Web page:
Should you be consistently contracting your abdominal muscles?
A client asked me recently if it was a good idea to assume that she should hold in her abs all day while walking around and doing other activities in order to keep the core strong and protect her back.
Many people start to hold in their abs for extended periods of time after starting Pilates because of all the cueing to pull the belly in and up. If we do it during the workout, then maybe we should do it all the time?
It’s actually a good question. Strong abs are a good thing, aren’t they? Isn’t that why we love Pilates?
It gets tricky because YES we want to continue to have good posture after the session. YES we want to work the abs and core (the core is not only abs by the way….it’s the back muscles, inner thighs, hips and pelvic floor).
Abdominal exercises in general are important, and many exercises require that you engage the abs to support the posture, even while breathing. Plus, so many of us really do need to strengthen our abdominal muscles.
But do we want to walk around all day holding them in?
Because they need elasticity in order for optimal breathing to happen.
Like any other muscle group, the abs need to be flexible as well as strong.
When you breathe, the diaphragm descends (contracts) when you inhale and the belly expands. The more you extend the belly (the abdominal muscles get to relax), the more you contract your diaphragm. To take a deep belly breath is to reinforce and strengthen the diaphragm.
Allowing the belly to extend is important for a few reasons.
When the diaphragm contracts and descends, it massages the organs, which aids in circulation and helps digestion. It also soothes the vagus nerve which helps the body to relax. This can be a good way to calm the nervous system and feel more grounded.
The movement of the diaphragm also affects the pelvic floor.
The pelvic floor and diaphragm work together to manage the pressure in the abdomen and pelvis. Muscles need to expand and contract, the breath is a big part of this relationship. Click here to read more about how breath affects the pelvic floor.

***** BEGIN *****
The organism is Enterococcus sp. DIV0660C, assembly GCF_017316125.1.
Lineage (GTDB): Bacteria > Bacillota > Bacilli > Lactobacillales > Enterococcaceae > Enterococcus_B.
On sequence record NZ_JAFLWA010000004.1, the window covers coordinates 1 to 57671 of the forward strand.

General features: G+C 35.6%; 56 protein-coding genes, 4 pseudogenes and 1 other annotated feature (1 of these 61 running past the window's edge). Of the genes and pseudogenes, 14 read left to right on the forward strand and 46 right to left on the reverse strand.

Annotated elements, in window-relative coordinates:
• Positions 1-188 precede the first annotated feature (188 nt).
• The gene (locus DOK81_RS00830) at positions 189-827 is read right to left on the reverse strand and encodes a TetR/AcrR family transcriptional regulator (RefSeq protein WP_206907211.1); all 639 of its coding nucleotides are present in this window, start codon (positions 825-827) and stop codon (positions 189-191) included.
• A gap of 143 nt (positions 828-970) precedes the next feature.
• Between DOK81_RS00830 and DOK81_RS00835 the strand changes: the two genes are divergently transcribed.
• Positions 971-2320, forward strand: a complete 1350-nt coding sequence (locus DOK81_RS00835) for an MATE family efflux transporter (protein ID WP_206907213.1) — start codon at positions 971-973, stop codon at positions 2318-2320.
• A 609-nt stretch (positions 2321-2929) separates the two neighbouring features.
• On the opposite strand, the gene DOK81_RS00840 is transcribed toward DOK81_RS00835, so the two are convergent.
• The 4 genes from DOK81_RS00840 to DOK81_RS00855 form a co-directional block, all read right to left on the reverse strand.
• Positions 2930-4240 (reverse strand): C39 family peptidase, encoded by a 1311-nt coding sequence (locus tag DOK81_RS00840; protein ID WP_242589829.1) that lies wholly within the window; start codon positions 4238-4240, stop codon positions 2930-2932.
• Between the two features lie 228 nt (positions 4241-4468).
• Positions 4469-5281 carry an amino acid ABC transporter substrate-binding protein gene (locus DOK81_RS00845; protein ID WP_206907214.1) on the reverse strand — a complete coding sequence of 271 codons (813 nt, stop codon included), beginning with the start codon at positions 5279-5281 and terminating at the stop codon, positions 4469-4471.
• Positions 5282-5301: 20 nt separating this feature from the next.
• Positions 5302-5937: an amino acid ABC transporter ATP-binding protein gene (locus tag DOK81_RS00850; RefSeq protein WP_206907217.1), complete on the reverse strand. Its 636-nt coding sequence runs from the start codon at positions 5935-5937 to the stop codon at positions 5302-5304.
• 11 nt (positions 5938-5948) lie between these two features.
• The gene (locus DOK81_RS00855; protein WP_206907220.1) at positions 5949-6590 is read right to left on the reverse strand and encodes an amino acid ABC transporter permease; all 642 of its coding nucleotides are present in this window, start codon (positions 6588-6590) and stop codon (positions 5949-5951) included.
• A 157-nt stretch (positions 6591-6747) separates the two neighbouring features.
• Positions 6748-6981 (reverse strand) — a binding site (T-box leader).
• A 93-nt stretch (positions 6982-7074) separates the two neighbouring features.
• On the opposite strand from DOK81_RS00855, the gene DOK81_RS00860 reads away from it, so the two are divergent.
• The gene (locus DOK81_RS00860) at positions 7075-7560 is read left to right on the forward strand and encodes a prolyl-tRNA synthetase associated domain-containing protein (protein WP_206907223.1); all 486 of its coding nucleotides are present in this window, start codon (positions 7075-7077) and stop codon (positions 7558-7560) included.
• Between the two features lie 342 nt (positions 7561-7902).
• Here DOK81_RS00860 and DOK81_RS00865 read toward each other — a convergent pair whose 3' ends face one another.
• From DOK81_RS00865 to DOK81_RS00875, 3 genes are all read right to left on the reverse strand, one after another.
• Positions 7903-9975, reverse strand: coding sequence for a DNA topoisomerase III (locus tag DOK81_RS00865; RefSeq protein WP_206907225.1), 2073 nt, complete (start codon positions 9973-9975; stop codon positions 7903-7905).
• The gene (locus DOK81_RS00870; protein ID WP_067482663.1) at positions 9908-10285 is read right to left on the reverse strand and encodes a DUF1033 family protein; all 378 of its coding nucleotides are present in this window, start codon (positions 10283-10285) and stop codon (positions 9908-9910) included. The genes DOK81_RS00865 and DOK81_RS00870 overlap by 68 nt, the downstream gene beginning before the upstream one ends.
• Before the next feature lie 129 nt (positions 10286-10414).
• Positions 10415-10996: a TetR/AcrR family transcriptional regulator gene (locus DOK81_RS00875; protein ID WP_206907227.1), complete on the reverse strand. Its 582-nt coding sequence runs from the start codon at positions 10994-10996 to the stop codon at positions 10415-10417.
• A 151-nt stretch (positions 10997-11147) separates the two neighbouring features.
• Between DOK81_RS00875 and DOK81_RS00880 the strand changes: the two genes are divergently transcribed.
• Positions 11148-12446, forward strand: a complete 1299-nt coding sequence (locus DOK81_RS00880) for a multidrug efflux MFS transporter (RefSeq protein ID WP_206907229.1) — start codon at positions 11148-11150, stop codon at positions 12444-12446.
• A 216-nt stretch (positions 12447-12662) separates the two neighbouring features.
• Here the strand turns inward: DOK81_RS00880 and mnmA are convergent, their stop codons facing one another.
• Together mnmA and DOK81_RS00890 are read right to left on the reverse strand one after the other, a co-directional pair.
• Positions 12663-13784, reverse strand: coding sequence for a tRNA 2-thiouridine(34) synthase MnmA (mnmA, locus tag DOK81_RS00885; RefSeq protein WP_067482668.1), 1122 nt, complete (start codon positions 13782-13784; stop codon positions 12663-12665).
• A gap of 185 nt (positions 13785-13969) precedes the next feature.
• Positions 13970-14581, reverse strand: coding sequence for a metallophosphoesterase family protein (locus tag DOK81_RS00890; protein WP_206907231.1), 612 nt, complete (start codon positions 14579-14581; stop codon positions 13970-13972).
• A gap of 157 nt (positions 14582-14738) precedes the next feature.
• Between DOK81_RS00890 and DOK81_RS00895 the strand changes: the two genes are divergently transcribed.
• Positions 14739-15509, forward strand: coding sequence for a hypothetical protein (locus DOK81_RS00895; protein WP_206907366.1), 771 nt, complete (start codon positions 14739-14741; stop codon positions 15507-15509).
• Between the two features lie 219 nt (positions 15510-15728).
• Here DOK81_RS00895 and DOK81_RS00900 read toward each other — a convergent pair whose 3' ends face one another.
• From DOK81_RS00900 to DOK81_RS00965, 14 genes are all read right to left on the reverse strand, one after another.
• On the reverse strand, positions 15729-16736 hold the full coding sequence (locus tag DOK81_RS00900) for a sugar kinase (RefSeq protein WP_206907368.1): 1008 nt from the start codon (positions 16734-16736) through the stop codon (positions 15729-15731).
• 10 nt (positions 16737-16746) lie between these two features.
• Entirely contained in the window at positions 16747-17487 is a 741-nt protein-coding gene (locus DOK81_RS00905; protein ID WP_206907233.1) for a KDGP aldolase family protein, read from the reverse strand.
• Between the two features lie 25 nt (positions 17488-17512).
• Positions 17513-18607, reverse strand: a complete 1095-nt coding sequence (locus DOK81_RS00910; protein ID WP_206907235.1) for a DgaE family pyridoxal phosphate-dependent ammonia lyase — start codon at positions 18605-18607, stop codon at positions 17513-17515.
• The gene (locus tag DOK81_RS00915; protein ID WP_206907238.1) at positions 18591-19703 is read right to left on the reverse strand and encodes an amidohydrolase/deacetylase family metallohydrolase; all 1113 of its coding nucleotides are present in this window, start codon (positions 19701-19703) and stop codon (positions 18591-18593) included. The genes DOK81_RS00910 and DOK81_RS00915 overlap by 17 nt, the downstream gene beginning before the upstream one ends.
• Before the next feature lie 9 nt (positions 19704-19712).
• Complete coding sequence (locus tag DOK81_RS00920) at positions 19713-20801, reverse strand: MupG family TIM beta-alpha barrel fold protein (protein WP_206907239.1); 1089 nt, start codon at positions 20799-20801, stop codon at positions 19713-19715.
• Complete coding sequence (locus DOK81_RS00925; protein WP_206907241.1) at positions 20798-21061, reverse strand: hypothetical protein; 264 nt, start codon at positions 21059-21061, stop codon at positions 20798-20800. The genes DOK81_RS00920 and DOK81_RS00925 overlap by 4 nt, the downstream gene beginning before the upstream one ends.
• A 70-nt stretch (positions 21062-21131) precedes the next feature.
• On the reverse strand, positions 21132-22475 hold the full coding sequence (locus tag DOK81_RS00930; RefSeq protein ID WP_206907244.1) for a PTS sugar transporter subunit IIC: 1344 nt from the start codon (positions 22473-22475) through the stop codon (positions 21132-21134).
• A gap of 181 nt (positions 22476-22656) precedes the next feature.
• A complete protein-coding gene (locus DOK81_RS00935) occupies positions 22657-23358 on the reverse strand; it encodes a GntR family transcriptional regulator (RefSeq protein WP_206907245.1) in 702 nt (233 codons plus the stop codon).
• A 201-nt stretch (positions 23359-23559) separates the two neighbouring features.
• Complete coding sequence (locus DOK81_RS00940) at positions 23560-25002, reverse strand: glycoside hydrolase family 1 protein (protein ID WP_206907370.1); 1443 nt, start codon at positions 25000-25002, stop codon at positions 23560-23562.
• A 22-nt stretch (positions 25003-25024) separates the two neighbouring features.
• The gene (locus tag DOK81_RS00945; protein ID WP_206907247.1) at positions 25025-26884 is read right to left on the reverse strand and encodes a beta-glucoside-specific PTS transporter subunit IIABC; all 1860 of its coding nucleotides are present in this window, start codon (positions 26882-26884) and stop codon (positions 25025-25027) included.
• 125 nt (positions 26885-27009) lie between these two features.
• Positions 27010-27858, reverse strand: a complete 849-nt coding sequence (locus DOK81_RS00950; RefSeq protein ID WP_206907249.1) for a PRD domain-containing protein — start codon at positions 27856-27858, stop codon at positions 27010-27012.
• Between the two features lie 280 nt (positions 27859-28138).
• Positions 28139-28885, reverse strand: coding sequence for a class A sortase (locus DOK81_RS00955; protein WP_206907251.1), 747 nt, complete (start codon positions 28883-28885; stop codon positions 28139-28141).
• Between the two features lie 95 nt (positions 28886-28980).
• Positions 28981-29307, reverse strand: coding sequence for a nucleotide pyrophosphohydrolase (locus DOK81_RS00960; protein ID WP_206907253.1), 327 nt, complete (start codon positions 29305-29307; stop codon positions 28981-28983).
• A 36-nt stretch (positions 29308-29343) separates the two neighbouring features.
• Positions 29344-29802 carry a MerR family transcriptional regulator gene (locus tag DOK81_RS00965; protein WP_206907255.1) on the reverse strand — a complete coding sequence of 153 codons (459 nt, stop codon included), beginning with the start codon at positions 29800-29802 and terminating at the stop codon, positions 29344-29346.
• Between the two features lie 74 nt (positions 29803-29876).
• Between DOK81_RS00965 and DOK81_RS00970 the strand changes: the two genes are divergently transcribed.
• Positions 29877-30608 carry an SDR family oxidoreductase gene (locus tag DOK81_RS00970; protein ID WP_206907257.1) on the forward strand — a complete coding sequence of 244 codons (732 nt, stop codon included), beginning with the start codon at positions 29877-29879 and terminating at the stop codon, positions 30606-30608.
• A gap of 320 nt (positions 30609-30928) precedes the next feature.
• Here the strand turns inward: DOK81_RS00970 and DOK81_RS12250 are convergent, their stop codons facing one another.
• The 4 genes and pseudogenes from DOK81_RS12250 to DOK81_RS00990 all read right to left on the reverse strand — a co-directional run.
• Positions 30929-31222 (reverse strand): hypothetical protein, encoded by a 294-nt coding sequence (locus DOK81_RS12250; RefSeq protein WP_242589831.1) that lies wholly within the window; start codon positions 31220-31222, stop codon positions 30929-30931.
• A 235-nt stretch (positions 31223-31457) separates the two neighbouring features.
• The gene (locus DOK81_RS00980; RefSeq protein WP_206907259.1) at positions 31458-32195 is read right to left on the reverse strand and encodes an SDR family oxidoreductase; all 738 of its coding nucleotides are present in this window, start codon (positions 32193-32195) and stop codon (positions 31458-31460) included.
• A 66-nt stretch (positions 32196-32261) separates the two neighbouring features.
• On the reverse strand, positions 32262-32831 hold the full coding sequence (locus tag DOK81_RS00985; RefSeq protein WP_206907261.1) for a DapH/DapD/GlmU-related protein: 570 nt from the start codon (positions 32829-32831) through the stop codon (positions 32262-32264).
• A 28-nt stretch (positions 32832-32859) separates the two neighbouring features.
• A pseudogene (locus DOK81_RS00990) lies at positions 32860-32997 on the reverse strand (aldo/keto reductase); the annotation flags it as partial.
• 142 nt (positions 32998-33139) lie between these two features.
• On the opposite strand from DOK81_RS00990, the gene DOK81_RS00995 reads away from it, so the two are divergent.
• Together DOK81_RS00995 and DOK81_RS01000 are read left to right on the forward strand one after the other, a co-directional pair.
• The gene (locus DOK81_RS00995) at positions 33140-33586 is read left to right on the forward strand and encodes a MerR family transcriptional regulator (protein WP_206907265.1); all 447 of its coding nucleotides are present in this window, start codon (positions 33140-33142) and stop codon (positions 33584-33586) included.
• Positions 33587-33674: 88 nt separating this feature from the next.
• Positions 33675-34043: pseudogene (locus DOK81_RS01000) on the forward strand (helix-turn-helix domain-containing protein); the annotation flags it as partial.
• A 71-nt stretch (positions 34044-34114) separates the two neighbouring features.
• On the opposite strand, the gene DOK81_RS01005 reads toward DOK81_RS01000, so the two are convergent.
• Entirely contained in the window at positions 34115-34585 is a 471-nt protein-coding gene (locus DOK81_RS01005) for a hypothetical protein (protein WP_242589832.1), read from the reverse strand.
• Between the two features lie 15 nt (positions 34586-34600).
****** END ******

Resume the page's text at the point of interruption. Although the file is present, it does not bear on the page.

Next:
The pelvic floor, diaphragm and abdominals have a relationship and work together. They both need to contract and release. If you are already contracted, then there is no elasticity in the muscles of the pelvic floor. This can be a potential risk for leaking when coughing or sneezing. When the diaphragm relaxes, the abs and pelvic floor contract (even if only a little bit.) When the diaphragm contracts, the abs and pelvic floor relax and expand. This happens automatically, without you thinking about it. If we are consistently pulling in the abs and not allowing them to relax, then we are interrupting the natural automatic tendency of these muscles to work together. Just mindfully breathing can help, with emphasis on allowing the belly to expand. It can be a little tricky since we can’t really see the diaphragm or pelvic floor, but we can definitely improve awareness in these areas.
We definitely want to strengthen the muscles so they are strong for when they are needed for support. That is important for an overall strong body. But also allow your belly muscles to stretch by allowing them to expand on the inhale. This actually allows them to become stronger.
You can visualize the diaphragm descending as you pull air into your lungs.
Gravity may affect how this feels. Try doing a few belly breaths on your hand and knees, then on your back, then sitting up. Start with 5 to 10 breaths as a way to center yourself or relax. Notice if you can feel the pelvic floor, diaphragm and abdominals moving together as a sychronized system.
So the moral of this story is, you need the abs to be strong enough to support your back when it’s appropriate, and to relax when it’s appropriate. The abs are important for core strength, but also play a big part in the pressure system for breathing. All muscles need to relax as well as be strong.
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